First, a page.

Local Structure prediction principle.
Here is an example of the results, you can get with our method :
Five examples of predicted local structures for the ARL3-GDP protein (PDB code 1FZQ chain A (Hillig et al., Structure 2000), SCOP class, 175 residues).
The prediction rate obtained for this protein was 72.4 % of correct predictions. For each example, the true local structure is represented in white and the mean representative structure of the predicted structural class is in colour. These mean representatives are named Local Structure Prototypes or LSP. They are numbered from 1 to 120. Five examples are shown on the periphery of the figure and are also represented on the global structure in the centre.
The two first examples (a) and (b) refer to the structural predictions of a helical core and of a helical exit respectively. In both cases, the top-scoring candidate corresponded to the assigned LSP, i.e. lowest Calpha-RMSD (Root Mean Square Deviation) from the true local structure.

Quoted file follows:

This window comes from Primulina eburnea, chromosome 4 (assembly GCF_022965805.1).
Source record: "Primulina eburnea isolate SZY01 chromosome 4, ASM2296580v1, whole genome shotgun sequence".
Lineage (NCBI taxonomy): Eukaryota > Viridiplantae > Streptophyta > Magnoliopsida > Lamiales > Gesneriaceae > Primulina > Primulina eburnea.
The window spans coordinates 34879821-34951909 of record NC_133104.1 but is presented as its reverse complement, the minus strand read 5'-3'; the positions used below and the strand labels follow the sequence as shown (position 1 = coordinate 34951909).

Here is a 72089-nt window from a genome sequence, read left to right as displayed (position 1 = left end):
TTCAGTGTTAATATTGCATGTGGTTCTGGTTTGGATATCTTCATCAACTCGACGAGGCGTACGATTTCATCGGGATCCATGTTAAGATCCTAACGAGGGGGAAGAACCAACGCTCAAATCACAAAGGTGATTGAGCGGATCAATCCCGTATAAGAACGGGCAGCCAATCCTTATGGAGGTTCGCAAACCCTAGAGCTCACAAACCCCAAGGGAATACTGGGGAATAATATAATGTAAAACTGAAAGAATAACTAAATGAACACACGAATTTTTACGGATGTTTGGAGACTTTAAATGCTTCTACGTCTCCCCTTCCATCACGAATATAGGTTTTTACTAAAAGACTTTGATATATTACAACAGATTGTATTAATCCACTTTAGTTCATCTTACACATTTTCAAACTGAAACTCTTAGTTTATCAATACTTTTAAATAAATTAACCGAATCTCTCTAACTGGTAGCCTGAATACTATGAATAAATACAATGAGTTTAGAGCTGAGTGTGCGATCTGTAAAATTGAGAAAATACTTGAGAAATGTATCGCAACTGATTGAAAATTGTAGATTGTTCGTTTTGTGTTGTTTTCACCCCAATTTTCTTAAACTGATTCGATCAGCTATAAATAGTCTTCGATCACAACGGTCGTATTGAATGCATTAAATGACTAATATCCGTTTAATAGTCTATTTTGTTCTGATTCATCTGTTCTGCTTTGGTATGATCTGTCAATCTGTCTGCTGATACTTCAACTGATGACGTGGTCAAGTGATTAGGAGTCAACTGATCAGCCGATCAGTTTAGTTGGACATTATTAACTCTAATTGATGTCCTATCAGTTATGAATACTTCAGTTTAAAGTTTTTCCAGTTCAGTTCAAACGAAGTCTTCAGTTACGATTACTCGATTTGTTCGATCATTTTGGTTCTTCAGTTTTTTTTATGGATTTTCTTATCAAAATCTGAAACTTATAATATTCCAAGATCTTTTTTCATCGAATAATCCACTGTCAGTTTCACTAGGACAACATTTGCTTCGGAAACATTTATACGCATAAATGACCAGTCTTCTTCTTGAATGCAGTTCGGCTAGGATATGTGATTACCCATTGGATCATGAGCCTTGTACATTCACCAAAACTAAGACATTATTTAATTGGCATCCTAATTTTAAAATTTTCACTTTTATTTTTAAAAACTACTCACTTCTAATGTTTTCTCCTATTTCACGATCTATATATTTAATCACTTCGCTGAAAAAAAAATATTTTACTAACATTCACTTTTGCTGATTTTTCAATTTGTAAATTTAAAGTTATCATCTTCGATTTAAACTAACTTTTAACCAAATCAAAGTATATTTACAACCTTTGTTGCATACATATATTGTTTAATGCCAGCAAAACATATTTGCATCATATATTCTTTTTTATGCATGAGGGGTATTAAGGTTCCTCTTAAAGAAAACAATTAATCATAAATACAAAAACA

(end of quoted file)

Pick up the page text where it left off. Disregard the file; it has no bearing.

The third example (c) corresponds to a connecting local structure. The first-ranked LSP candidate was 3.85 Å Calpha-RMSD from the true local structure. The assigned LSP, numbered 14, which was 2.24 Å Calpha-RMSD from the true structural fragment, was not among the 5 candidates. Nevertheless, in the candidate list, an approximation of 2.67 Å from the true structural fragment, was obtained with LSP 88. This latter adopts a shape and an orientation of the C-terminal region similar to the true fragment.